What should I know about sleep apnea?
Sleep apnea is a common sleep disorder that is potentially life-threatening, depending on the severity. Sleep apnea happens when enough air cannot move into the lungs causing breathing to stop or get very shallow while you sleep and awaken you by the inability to breathe.
Each pause in breathing typically lasts 10 to 20 seconds or more and these pauses can occur over 30 times per hour. The cessation of breath is usually caused by the collapse of the pharynx at the back of the throat, which constricts the airway. Those with sleep apnea may find themselves frequently waking up in the middle of the night which can lead to symptoms of fatigue, depression, apathy and excessive daytime sleepiness.
The most common type of sleep apnea is obstructive sleep apnea.
During sleep, air cannot flow into the lungs through the mouth and nose due to increased airway resistance even though there is effort to breathe. When this happens, the amount of oxygen in the blood drops. Normal breaths then start again with a loud snort or choking sound.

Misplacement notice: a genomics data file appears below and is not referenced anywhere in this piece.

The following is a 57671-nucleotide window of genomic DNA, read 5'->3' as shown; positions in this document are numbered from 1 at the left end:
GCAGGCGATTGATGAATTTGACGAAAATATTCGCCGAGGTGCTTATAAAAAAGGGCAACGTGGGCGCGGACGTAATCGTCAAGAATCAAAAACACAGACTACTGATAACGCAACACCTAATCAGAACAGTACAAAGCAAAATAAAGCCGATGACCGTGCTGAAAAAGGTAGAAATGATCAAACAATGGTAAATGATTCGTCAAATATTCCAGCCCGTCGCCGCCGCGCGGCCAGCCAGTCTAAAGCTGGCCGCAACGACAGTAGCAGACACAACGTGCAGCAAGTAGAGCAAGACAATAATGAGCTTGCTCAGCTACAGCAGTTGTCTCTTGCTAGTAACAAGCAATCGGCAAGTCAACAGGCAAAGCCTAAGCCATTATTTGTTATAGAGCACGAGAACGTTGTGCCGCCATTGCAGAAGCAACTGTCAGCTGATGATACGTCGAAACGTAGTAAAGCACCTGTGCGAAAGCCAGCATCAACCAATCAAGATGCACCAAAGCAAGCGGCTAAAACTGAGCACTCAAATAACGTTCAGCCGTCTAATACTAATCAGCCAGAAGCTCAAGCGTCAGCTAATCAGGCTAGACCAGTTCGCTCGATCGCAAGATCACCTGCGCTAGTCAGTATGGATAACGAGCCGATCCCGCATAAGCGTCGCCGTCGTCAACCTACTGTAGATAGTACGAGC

With sleep apnea you may move out of deep sleep and into light sleep several times during the night, resulting in poor sleep quality. People with sleep apnea often have loud snoring. However, not everyone who snores has sleep apnea. Some people with sleep apnea don’t even know they snore.
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Sleep apnea is more prevalent in people who are overweight, but even thin people can have it. Unfortunately many people have absolutely no idea that they have sleep apnea because it’s difficult to know you are having problems breathing while you are sleeping. There is a good chance that a family member may notice the signs of sleep apnea first.
Untreated sleep apnea can increase the chance of having high blood pressure and even a heart attack or stroke. Untreated sleep apnea can also increase the risk of diabetes and the risk for work-related accidents and driving accidents.